Tuesday, September 22, 2009

I heart trains part deux

I was sitting in our home and I could hear the freight train horn and the sound of the diesel locomotives a few hundred metres away echoing along the Bow River valley. I was mentioning to Darlene that I love the sound of the train - it reminds me of my childhood home. I've already mentioned my love of trains. As I blogged in the other post, the town I grew up in was defined by the train service that ended in Deux Montagnes, but there was more to it than that.

The train line not only carried commuter trains, but freight as well. The tracks split our town basically right down the middle, then headed north into farmland. So needless to say, we could always hear the sound of the locomotive horn through most of the town. But there was a side spur that went off to the west almost as far as Oka. I recall walking that line heading west a lot. It wound through forest, past suburban back yards and on to a true vacation spot in Pointe Calumet. Walking this line was the quickest way to get to the beach at 'the Pointe' on foot (9km or 5.5 miles), although walking the train tracks isn't exactly efficient. Yet that's what I did - a lot. That west spur was eventually closed and converted and expanded into a paved bicycle and walking path, which is much easier to walk now.

While there wasn't much to explore north of town on the main line, head south and you crossed the Mille Iles River into Laval Ouest and onwards toward the city of Montreal. Although crossing this train bridge on foot was illegal, many kids did it anyway because it was the shortest path across to the island of Laval. The next nearest bridge was a good 3 km further down the river and made you go very far out of your way. Crossing the train bridge was risky, because although you could predict the regular commuter train times (like any young kid would even bother checking), the freight trains were less predictable. So there were many tales of kids who got caught on that 300 metre (1000ft) span, having to drop down below the ties to escape being hit by the train. Or they had to try to get to the mid-span island (more on that in a minute). Ever tried running on tracks? You don't want to slip and fall when the river rages 100 feet below you. Adding to the fun and mystique of this bridge, about two thirds of the way across from our side there was a tiny island you could visit. Right next to that island was a much bigger island in the middle of the river which could be reached by walking across when the river was shallow, which was pretty much all summer. That island was the site for countless parties and other gatherings. I found myself on one or the other of those wooded islands quite often in the summer, as it was a great place to be alone with your thoughts (so long as no other kids had the same idea), or be one with nature and enjoy the cool river breeze in the heat of summer. I may have smoked my first cigarette there. It's not like anyone would see you.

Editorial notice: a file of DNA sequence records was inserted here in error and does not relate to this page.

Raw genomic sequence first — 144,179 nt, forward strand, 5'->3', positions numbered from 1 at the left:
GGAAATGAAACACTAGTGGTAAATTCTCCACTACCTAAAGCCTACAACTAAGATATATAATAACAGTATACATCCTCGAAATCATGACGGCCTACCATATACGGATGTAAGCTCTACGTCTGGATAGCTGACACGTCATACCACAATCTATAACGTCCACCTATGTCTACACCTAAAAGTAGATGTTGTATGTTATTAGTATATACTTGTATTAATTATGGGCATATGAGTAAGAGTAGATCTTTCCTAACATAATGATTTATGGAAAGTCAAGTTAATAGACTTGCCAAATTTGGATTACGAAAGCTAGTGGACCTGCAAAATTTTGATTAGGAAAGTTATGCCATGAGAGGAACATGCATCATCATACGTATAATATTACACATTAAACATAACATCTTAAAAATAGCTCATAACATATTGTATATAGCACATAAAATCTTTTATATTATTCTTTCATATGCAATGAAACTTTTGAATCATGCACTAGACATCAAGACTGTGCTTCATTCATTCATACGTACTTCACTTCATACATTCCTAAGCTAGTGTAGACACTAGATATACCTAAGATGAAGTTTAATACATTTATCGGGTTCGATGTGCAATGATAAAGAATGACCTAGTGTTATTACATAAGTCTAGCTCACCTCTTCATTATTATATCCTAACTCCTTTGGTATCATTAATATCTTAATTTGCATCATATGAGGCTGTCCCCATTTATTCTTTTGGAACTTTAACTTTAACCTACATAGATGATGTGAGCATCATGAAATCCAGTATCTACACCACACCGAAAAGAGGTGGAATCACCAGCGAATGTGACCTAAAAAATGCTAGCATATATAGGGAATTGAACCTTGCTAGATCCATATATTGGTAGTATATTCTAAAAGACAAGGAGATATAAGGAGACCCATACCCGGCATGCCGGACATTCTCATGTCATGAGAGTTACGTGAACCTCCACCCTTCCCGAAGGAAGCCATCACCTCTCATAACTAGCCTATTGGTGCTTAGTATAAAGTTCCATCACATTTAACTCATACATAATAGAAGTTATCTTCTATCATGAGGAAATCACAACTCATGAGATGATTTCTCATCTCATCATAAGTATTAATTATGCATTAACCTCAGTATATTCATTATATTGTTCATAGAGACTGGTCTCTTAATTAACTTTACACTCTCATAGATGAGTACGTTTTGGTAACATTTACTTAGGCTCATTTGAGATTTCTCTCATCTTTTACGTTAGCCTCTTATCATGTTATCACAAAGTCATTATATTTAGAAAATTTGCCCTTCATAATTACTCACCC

Now (as seen in the picture) you can cross without the risk thanks to a control dam that was built across the river right beside the bridge which has a pedestrian crossing built in. I'm guessing the bigger island isn't hosting as many parties anymore with the police having much easier access courtesy of the dam.

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